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Big-splash trades defined the 2017 offseason. Kyrie Irving being traded to the Boston Celtics for Isaiah Thomas and a bevy of assets appeared to cap off an unforgiving and unpredictable summer of massive trades. Then, in another top-rope-finishing-move trade executed by Thunder GM Sam Presti, Carmelo Anthony was moved for Enes Kanter. You read that right. After all, it’s comically easy to forget: Chris Paul and James Harden comprise a guard duo for the ages. Paul George now compliments defending MVP Russell Westbrook. Jimmy Butler reunited with an old friend named Tom in Minnesota. There are two major conclusions to draw from all this madness: 1) Stars are being traded, and at relatively early stages of their contracts. 2) Each of these other stars ended up being traded for much less than Cleveland got for Kyrie.

Furthermore, these star-laden trades make it easy to forget the other serious trades that were made this off-season. Boston traded the #1 overall pick to Philly and collected (hoarded) some more assets. D’Angelo Russell was sent East to the Brooklyn Nets for Brook Lopez. Avery Bradley was swapped for Marcus Morris. Dwight Howard once again changed jerseys as he was traded from the Hawks to the Hornets.

Naturally, fantasy players this season will be put in situations where they will be wont to respond similarly. Expect trades in your league to more common than they have been in the past as players across the league adjust to new roles and ever-changing NBA landscape. This article will offer a new way to think about trades through discussing three principles to consider when making one. These three principles ought to help you re-envision the trade block.

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The Best Player?

Often, general managers of all types are convinced that winning a trade means getting the best player back. That’s not always true. I think the biggest exchange of assets from this summer actually speaks to this very fact. Cavalier Kyrie Irving was sent to Boston for Isaiah Thomas, Jae Crowder, Ante Zizic, and the 2018 Brooklyn Nets first-round pick. Kyrie, without question, is the best player in that trade. While concerns about IT’s hip may have tempered Cleveland’s outlook, the general consensus since the trade has been that Cleveland did well for themselves—and they even maybe won the trade.

Here’s what I’m saying: you don’t have to get the best player to win a trade. You can and should consider trades in which you lose the best player. Perhaps you have too many players at a position and need to make a less-than-lateral move in order to fill a position of need. Maybe you are concerned about a player trending unusually upwards and you want to sell high. Or, maybe you are able to get a treasure trove like the Cavs did for Kyrie. In any case, don't fly by the normal rule: winning a trade doesn't always mean getting the best player. On that note...

Nobody is Untouchable

I mean nobody. Now of course, the value of players is situational—it depends on the type of league you’re in. Regardless, if the right offer comes along, you have to take it. Let's say Kevin Durant is your pick in the first round. You think, "there's no way I'm trading him," right? But what if someone offers you Kawhi Leonard, Kristaps Porzingis, and a young prospect for KD and two players you're not sad about trading? That trade package, depending on how your draft goes, is not altogether inconceivable. You have to think about it. The real conclusion between the first two principles here is that there are no absolutes. I think of trades as acts of opportunity: in order to take advantage of every opportunity you have to beat your opponent you have to take risks. To take risks means to sometimes part with the better player in a trade. Sometimes before you sit down at the table, you have to break a Benjamin.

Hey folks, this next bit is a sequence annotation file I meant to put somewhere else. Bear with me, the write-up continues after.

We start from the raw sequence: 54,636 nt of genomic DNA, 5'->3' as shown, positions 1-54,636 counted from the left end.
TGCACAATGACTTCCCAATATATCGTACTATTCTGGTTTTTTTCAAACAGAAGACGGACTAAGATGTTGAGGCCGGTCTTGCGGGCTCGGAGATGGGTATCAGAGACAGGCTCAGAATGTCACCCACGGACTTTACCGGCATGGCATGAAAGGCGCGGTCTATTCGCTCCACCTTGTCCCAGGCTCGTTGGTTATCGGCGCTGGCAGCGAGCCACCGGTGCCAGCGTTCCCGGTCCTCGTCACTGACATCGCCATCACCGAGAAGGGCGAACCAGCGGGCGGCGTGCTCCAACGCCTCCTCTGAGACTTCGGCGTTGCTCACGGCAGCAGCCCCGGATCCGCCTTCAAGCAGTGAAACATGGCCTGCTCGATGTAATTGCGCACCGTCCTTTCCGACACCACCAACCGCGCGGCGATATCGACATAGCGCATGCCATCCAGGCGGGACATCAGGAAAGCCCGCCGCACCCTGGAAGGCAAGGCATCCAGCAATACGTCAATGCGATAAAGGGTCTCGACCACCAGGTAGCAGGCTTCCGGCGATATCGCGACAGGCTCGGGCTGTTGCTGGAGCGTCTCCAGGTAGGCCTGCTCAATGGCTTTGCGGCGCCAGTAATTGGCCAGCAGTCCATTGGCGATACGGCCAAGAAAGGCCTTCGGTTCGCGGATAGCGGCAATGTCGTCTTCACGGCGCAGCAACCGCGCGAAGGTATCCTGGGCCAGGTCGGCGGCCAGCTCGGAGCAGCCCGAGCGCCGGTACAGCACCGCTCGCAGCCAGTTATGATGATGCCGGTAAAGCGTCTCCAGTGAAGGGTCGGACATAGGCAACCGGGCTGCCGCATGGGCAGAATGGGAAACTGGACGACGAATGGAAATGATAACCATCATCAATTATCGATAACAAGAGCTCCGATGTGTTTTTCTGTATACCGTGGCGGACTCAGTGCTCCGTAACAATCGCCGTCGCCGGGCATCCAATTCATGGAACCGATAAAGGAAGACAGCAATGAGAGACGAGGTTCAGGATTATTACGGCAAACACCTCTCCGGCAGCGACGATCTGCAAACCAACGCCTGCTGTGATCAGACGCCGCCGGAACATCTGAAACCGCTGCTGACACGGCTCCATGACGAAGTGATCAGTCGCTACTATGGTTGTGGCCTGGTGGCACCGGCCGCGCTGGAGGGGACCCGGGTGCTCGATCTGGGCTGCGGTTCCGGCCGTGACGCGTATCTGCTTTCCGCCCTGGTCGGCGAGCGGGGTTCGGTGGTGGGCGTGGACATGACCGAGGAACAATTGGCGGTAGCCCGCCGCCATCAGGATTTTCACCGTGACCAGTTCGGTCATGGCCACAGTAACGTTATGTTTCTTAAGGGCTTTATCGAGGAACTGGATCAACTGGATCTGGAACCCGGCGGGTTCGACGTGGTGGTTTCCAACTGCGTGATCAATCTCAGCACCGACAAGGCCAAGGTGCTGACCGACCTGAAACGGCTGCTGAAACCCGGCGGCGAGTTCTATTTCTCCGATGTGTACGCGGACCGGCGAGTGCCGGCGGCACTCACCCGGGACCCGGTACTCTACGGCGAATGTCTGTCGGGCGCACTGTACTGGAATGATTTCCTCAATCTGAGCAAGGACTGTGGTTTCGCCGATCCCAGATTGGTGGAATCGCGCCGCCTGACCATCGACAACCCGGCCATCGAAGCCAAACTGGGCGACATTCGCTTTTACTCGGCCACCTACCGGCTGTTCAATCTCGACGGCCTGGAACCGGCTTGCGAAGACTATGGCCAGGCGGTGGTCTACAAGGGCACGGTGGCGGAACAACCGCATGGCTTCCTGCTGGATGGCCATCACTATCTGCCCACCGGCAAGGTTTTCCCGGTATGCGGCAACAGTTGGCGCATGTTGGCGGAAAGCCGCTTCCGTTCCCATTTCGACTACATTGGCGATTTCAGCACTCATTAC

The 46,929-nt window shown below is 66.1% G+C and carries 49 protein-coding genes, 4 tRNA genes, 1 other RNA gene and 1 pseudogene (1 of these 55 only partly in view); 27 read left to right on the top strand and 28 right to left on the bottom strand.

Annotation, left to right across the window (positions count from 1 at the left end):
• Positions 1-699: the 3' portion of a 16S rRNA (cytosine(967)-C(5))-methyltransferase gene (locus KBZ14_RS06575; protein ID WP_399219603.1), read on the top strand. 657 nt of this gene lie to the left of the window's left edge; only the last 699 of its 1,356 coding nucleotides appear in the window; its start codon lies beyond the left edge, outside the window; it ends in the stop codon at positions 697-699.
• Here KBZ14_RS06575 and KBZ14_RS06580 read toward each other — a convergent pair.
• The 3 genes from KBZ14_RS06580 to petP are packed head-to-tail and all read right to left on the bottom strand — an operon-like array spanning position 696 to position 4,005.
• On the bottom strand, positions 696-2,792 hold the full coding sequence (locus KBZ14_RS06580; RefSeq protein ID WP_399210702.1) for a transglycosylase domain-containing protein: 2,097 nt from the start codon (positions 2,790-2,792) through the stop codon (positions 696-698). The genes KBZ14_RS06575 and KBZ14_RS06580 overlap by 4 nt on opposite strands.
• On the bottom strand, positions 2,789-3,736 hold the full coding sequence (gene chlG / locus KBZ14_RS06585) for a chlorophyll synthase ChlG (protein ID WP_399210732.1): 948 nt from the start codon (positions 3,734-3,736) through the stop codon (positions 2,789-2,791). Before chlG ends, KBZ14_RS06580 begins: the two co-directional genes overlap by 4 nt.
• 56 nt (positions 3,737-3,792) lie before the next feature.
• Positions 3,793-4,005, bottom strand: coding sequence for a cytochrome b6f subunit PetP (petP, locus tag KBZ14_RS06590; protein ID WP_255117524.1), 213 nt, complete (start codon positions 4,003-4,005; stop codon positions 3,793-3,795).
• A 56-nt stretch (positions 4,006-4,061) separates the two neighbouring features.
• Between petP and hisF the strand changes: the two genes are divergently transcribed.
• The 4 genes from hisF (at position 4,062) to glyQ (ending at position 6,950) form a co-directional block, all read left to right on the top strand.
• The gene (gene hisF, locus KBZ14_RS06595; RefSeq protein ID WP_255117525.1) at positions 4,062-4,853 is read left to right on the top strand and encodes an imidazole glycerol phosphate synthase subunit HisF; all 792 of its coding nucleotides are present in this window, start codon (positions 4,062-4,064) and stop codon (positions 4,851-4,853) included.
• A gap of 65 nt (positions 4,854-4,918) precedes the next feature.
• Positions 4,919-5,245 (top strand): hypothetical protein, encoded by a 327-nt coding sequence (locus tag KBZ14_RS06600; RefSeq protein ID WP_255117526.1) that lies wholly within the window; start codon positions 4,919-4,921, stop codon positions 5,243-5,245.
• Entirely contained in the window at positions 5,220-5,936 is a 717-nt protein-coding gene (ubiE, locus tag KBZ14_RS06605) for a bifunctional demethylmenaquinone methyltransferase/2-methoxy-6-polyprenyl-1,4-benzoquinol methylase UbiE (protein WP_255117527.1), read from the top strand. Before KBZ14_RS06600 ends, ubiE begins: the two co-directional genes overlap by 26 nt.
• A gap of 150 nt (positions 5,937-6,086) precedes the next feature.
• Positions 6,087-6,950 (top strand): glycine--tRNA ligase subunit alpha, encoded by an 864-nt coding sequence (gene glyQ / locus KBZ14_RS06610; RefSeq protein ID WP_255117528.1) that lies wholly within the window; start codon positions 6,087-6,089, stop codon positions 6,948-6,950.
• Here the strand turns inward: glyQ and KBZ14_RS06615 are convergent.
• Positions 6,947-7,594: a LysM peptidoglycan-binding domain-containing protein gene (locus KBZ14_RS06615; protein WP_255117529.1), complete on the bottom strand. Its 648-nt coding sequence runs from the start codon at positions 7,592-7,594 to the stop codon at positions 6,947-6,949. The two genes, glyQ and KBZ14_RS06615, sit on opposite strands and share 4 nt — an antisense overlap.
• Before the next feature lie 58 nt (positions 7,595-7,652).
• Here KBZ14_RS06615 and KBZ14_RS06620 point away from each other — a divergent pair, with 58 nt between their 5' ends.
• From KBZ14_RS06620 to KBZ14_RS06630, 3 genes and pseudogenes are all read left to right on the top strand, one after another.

Don't Just Sell High, Make Sure to Buy Low

Fantasy managers often make the critical mistake of overlooking players that have not produced recently. Get off of that "what have you done for me lately" and scour the waiver wire and some unexciting trades for players you project to be future values. This is especially relevant in the case of injuries. Are you set at point guard? Cool, hit up whoever drafts Isaiah Thomas anyway and see what you can do. Try to maintain your point guard depth through the trade and let Isaiah heal from his hip injury. Come February and March, you'll probably be happy you got him when his value was criminally low. On the subject of selling high, it is difficult to predict when someone is going to fall off. With respect to diamonds in the rough, I always follow a simple motto: if it seems too good to be true, it probably is.

Have Fun with It

Winning is important, and you wouldn’t be here if you didn’t want to. Regardless, the first rule when playing fantasy sports of any kind is that it has to be fun. That means don’t be afraid to make big splash trades yourself. Putting on your perplexing Kevin Pritchard hat (to an extent) can be really enjoyable. Don’t tell my league-mates, but sometimes I’ll make trades just to see what will happen. That’s part of the beauty of this game: you can enjoy it even when your team isn’t looking great and you become the old-timey snake oil peddler on the trade block.

To review, there are really three guiding principles you should follow when trying to win trades: 1) You don't always win trades by getting the best player. 2) Everyone can be reasonably traded for somebody. 3) Try to "buy low," as often as you "sell high." And remember,  anything is possible! (*Kevin Garnett scream!*)


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